J.R. returned to WWE a few short months later and eventually resumed his position in the broadcast booth. Cole gradually built up his profile calling other WWE programming, and eventually became the voice of Raw once again in 2008. Ross continued making occasional appearances on Raw before officially retiring/getting fired in 2013. The decision making process behind the repositioning and then firing of a legend, and having him replaced by the unpopular Michael Cole is just one of many things that make people question WWE’s treatment of wrestling history.
6. He Made His Name As the Voice of SmackDown
Once Jim Ross was healthy enough to return to Raw full time in 1999, he held on to that position for nine years. During this time, Michael Cole increased his profile and learned the ropes as an announcer by being the lead play-by-play broadcaster for SmackDown. Cole’s initial color commentator was Jerry Lawler, but the King was replaced by Tazz one year into SmackDown’s run, and Cole and Tazz became the primary SmackDown team for the first ten years of that show’s existence.
During his time on SmackDown, Cole was criticized for his noticeably faked enthusiasm, while his repartee with Tazz was disliked by fans of Raw who felt that Jim Ross at least kept things serious when Jerry Lawler was being a goofball, contrary to Cole who often just joined in with the jokes. When he did try to be serious, his lines reeked of insincerity, which is a big part of what made SmackDown feel like the secondary show to Raw’s flagship.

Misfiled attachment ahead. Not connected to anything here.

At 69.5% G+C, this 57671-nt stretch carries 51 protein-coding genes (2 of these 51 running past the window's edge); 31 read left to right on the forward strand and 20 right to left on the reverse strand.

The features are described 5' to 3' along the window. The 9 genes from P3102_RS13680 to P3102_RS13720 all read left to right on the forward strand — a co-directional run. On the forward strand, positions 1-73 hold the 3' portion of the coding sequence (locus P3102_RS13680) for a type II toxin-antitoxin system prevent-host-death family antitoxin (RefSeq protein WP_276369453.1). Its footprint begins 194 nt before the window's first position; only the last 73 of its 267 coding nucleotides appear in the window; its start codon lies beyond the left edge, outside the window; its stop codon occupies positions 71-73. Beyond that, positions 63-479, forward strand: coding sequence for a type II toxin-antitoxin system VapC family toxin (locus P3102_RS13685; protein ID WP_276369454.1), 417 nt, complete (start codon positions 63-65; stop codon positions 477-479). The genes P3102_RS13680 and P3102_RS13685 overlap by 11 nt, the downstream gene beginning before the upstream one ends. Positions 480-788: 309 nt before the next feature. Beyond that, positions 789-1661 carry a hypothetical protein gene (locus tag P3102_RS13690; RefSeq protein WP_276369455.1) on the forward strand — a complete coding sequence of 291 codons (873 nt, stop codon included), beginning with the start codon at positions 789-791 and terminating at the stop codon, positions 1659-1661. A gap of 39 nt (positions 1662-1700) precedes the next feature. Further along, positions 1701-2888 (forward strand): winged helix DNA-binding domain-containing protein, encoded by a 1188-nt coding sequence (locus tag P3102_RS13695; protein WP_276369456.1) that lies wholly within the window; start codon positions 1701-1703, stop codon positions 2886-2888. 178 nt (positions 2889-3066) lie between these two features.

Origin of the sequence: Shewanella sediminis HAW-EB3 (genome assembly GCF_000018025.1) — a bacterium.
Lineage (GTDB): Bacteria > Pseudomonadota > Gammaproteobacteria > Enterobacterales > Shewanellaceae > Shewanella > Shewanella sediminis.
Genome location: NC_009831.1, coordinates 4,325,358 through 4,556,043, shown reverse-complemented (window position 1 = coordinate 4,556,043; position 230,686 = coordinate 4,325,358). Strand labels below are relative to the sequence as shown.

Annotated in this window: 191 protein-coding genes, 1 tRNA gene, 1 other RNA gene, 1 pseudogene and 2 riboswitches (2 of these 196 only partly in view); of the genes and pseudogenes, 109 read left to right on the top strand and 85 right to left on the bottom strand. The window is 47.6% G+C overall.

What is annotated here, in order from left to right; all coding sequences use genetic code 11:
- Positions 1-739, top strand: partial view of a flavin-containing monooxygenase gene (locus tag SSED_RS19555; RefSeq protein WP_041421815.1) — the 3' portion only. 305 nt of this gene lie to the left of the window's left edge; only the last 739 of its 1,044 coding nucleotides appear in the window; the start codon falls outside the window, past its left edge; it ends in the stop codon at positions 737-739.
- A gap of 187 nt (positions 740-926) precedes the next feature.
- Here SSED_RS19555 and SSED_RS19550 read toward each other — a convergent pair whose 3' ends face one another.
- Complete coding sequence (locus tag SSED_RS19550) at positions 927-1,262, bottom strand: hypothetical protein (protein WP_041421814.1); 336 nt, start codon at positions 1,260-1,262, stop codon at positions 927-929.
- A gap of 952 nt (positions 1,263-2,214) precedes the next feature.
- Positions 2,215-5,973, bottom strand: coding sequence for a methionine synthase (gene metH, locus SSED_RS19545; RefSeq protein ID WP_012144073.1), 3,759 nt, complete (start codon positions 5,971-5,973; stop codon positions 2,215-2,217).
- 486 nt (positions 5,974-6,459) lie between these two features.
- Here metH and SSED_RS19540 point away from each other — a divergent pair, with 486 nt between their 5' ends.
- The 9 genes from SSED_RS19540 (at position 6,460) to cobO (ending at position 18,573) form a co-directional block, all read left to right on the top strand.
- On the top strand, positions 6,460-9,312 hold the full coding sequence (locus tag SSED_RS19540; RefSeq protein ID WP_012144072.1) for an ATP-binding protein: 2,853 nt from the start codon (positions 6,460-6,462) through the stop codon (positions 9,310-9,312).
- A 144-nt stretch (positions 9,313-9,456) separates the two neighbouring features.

5. He Was “Raped” By Heidenreich
Jon Heidenreich briefly worked for WWE circa 2004, and for a brief while it seemed like he could actually be a moderately big deal in the company. That is, an extremely brief while, because within one year of his debut WWE ran a ridiculous angle where it was heavily implied Heidenreich raped Michael Cole in the bathroom during a SmackDown taping. Without much build up to speak of, Heidenreich was seen pressing Cole against a wooden wall and, for lack of a better term, humping him. Heidenreich told Cole he knew he wanted it and liked it as much as he did, which would be terrifying and horrific if not for the fact it was presented in such an insane way people were too confused to be offended.
Cole whimpered and cried through the attack, after which Heidenreich read him a bizarre poem. The angle is rarely mentioned today, and even at the time it was brushed off shortly after it happened and Heidenreich was pushed into a feud with the Undertaker. He would be fired from WWE within two years. According to Heidenreich, the rape idea came from none other than Vince McMahon himself.